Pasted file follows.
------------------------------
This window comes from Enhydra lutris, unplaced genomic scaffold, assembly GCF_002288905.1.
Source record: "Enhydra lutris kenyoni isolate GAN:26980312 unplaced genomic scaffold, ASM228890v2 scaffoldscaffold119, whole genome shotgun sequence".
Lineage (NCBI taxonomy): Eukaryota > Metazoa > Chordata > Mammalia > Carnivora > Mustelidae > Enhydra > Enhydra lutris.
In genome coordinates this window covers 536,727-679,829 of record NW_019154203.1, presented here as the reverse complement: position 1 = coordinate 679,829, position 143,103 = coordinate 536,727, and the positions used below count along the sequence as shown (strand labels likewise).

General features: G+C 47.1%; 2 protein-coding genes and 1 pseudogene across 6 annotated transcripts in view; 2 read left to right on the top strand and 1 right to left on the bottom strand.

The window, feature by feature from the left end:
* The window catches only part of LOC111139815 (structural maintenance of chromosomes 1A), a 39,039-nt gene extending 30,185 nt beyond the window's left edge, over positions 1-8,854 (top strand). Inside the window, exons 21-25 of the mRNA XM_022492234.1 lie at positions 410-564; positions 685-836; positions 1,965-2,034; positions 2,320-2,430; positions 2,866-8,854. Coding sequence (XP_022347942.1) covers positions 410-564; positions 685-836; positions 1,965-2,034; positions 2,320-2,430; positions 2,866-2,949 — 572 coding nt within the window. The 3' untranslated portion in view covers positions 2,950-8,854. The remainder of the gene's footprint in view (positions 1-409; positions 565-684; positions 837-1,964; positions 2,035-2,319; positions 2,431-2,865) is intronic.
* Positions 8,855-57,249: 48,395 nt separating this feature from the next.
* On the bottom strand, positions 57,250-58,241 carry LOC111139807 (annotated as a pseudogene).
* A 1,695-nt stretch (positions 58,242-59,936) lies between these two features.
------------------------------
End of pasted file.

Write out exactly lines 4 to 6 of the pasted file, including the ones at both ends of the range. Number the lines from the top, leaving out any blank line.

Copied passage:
In genome coordinates this window covers 536,727-679,829 of record NW_019154203.1, presented here as the reverse complement: position 1 = coordinate 679,829, position 143,103 = coordinate 536,727, and the positions used below count along the sequence as shown (strand labels likewise).

General features: G+C 47.1%; 2 protein-coding genes and 1 pseudogene across 6 annotated transcripts in view; 2 read left to right on the top strand and 1 right to left on the bottom strand.

The window, feature by feature from the left end: